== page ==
The Pennsylvania Department of Community and Economic Development is accepting applications for the Commonwealth’s new historic preservation state tax credit. The Commonwealth will issue no more than $3,000,000 of tax credits each year with no more than $500,000 to a qualified taxpayer in any year. The state historic tax credit may not exceed 25% of the qualified rehabilitation expenditures incurred in connection with the qualified historic rehabiliation of a building. The credit may be used to offset the tax liabilty of the Commonwealth of Pennsyvlania imposed on a taxpayer including Personal Income Tax, Corporate Net Income Tax, Capital Stock-Franchise Tax, Bank and Trust Company Shares Tax, Title Insurance CompaniesShares Tax, Insurance Premiums Tax, Gross Receipts Tax or Mutual Thrift Institution Tax. The tax credit provided may be carried over and applied to succeeding taxable years for not more than seven taxable years following the first taxable year for which the qualified taxpayer was entitled to claim the credit. A qualified taxpayer, upon application to and approval by DCED may sell or assign, in whole or in part, unused credits granted to another qualified taxpayer.
Treasury Announces NMTC Awards
The U.S. Department of the Treasury’s Community Development Financial Institutions Fund today announced $3.5 billion in New Markets Tax Credit awards aimed at revitalizing low-income communities and increasing economic opportunity nationwide. A total of 87 organizations across the country received tax credit allocation authority under the calendar year 2013 round of the New Markets Tax Credit Program. This round awarded today represents the last round of New Markets Tax Credit authority currently authorized by Congress.
Art Momjian to Speak on Historic Tax Credits at Duane Morris CLE Program
On Tuesday April 8, 2014 Art Momjian Chair of the Duane Morris Affordable Housing, Community Development, and Syndication Practice Group will speak at a continuing legal education program titled “The Historic Tax Credit Program: Who is a Partner after the New IRS Safe Harbor Rules and the Historic Boardwalk Hall”. The Program is scheduled for 12:30 pm EST at the Philadelphia Office of Duane Morris LLP. The program will also be video cast in most of the Duane Morris national offices. For further information and to register please contact either Art Momjian at email@example.com or Richard Weinstein at firstname.lastname@example.org.
New Markets Tax Credit Allocation Award Update from CDFI Fund
On July 29, 2013, the CDFI Fund published the Notice of Allocation Authority (“NOAA”) for the calendar years 2013 and 2014 Allocation Round of the Federal New Markets Tax Credit (“NMTC”) Program. The NOAA announced the availability of up to $8.5 billion of NMTC allocation authority for calendar years 2013 and 2014, $3.5 billion of which was authorized by the American Taxpayer Relief Act of 2012 and an additional $5 billion which was subject to Congressional authorization. The CDFI Fund has not received Congressional allocation authority for calendar year 2014. As a result, the CDFI Fund has amended the NOAA to award the authorized allocation authority for only calendar year 2013 in the amount of $3.5 billion. The CDFI Fund announced that it anticipates making awards under the calendar year 2013 round in late spring of 2014.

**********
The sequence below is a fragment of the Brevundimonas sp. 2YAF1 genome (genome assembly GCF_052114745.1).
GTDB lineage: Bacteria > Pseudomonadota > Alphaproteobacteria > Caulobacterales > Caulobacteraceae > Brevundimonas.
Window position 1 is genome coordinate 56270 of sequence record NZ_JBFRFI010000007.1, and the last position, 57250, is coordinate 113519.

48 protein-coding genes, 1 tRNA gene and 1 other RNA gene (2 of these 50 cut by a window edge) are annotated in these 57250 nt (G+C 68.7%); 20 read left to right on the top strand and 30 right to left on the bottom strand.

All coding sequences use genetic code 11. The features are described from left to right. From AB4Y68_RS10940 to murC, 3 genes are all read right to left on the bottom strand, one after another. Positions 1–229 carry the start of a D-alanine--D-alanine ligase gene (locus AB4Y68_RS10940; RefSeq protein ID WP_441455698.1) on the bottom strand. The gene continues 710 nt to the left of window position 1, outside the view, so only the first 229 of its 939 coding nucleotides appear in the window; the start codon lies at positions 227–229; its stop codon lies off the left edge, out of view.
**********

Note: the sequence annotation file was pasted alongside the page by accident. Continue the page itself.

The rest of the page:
New York Sets Amendment to Action Plan to Distribute $2.1 Billion of Additional Sandy Federal Recovery Funds
New York’s Office Of Storm Recovery last week released plans for how to divide the second tranche of billions of dollars from the U.S. Department of Housing and Urban Development Sandy relief program. The almost $2.1 billion will be used for housing, community reconstruction and infrastructure improvements. All of the funds will be issued through the HUD Community Development Block Grant program (CDBG) which is administering $16 billion of the total $60 billion allocated by the Federal government to fund Sandy relief efforts. The initial allotment to New York State was approximately $1.7 billion, while New York City received $1.773 billion in a separate allocation.
This new allotment would be distributed as follows: $1.121 billion would be allotted for housing needs, $441 million for community reconstruction, $430 million for infrastructure and the balance for administration and planning. No funds would be distributed for economic development in this allotment.
The housing distributions will be made to the following programs: New York Rising Housing Program ($435 million), Interim Mortgage and Housing Assistance Program ($57 million), New York Rising Buyout Program ($521 million), New York Rising Rental Buildings Recovery Program ($100 million) and Sandy Housing Assistance Relief Program ($7.5 million). The homebuyer buyout program given originally $156 million in the first allotment will see an increase by over 3 times to a total of $521 million in this second allotment. All of the new community reconstruction funds would go to The New York Rising Community Reconstruction Program.
The plan states that Sandy damaged or destroyed over 157,000 housing units including 35,000 in Nassau County and 10,000 in Suffolk County. According to the Governor’s office, these new funds will be used primarily to help make homeowners whole. Hearings will be held on Long Island in February and March. The plan can be found at stormrecovery.ny.gov.
Historic Tax Credit Safe Harbor – Part III: Investor’s Capital Contributions